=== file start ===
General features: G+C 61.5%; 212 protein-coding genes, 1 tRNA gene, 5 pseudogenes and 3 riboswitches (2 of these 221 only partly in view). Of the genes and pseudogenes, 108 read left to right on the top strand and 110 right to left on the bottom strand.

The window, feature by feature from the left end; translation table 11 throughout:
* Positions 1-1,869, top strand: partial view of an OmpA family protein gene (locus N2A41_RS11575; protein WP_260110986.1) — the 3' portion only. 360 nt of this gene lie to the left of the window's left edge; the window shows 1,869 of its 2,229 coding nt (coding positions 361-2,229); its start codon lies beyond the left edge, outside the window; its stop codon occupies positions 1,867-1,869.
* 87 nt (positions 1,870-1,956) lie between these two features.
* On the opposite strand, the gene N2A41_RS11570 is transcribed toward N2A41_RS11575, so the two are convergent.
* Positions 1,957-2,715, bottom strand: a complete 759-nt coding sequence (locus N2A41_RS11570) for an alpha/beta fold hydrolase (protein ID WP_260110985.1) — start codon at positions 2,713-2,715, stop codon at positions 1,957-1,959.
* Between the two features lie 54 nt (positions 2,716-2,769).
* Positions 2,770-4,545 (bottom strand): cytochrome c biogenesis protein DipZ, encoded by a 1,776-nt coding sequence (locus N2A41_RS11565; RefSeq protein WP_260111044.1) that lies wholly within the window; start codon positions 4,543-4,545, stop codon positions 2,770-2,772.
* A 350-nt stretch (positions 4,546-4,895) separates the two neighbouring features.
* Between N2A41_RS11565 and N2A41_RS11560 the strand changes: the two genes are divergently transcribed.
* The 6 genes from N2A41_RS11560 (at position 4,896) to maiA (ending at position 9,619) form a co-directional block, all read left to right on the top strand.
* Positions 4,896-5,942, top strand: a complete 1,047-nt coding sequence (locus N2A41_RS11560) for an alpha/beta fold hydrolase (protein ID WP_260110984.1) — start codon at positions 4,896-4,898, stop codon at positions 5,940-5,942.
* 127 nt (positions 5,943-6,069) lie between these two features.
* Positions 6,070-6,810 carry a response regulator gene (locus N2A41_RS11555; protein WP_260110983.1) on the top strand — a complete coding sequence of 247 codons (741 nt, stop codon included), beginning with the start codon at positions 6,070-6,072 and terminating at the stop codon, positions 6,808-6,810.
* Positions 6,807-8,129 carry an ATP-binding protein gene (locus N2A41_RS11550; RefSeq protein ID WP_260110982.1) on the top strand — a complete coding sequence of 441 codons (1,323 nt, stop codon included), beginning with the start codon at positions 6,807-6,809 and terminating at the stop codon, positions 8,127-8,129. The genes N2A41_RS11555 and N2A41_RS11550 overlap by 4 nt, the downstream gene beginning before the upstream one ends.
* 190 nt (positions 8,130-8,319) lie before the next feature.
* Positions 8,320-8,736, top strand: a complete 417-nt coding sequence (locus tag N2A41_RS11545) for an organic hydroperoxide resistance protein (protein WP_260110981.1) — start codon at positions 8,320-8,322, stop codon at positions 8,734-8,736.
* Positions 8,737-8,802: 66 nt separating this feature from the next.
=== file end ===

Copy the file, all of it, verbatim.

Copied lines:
General features: G+C 61.5%; 212 protein-coding genes, 1 tRNA gene, 5 pseudogenes and 3 riboswitches (2 of these 221 only partly in view). Of the genes and pseudogenes, 108 read left to right on the top strand and 110 right to left on the bottom strand.

The window, feature by feature from the left end; translation table 11 throughout:
* Positions 1-1,869, top strand: partial view of an OmpA family protein gene (locus N2A41_RS11575; protein WP_260110986.1) — the 3' portion only. 360 nt of this gene lie to the left of the window's left edge; the window shows 1,869 of its 2,229 coding nt (coding positions 361-2,229); its start codon lies beyond the left edge, outside the window; its stop codon occupies positions 1,867-1,869.
* 87 nt (positions 1,870-1,956) lie between these two features.
* On the opposite strand, the gene N2A41_RS11570 is transcribed toward N2A41_RS11575, so the two are convergent.
* Positions 1,957-2,715, bottom strand: a complete 759-nt coding sequence (locus N2A41_RS11570) for an alpha/beta fold hydrolase (protein ID WP_260110985.1) — start codon at positions 2,713-2,715, stop codon at positions 1,957-1,959.
* Between the two features lie 54 nt (positions 2,716-2,769).
* Positions 2,770-4,545 (bottom strand): cytochrome c biogenesis protein DipZ, encoded by a 1,776-nt coding sequence (locus N2A41_RS11565; RefSeq protein WP_260111044.1) that lies wholly within the window; start codon positions 4,543-4,545, stop codon positions 2,770-2,772.
* A 350-nt stretch (positions 4,546-4,895) separates the two neighbouring features.
* Between N2A41_RS11565 and N2A41_RS11560 the strand changes: the two genes are divergently transcribed.
* The 6 genes from N2A41_RS11560 (at position 4,896) to maiA (ending at position 9,619) form a co-directional block, all read left to right on the top strand.
* Positions 4,896-5,942, top strand: a complete 1,047-nt coding sequence (locus N2A41_RS11560) for an alpha/beta fold hydrolase (protein ID WP_260110984.1) — start codon at positions 4,896-4,898, stop codon at positions 5,940-5,942.
* 127 nt (positions 5,943-6,069) lie between these two features.
* Positions 6,070-6,810 carry a response regulator gene (locus N2A41_RS11555; protein WP_260110983.1) on the top strand — a complete coding sequence of 247 codons (741 nt, stop codon included), beginning with the start codon at positions 6,070-6,072 and terminating at the stop codon, positions 6,808-6,810.
* Positions 6,807-8,129 carry an ATP-binding protein gene (locus N2A41_RS11550; RefSeq protein ID WP_260110982.1) on the top strand — a complete coding sequence of 441 codons (1,323 nt, stop codon included), beginning with the start codon at positions 6,807-6,809 and terminating at the stop codon, positions 8,127-8,129. The genes N2A41_RS11555 and N2A41_RS11550 overlap by 4 nt, the downstream gene beginning before the upstream one ends.
* 190 nt (positions 8,130-8,319) lie before the next feature.
* Positions 8,320-8,736, top strand: a complete 417-nt coding sequence (locus tag N2A41_RS11545) for an organic hydroperoxide resistance protein (protein WP_260110981.1) — start codon at positions 8,320-8,322, stop codon at positions 8,734-8,736.
* Positions 8,737-8,802: 66 nt separating this feature from the next.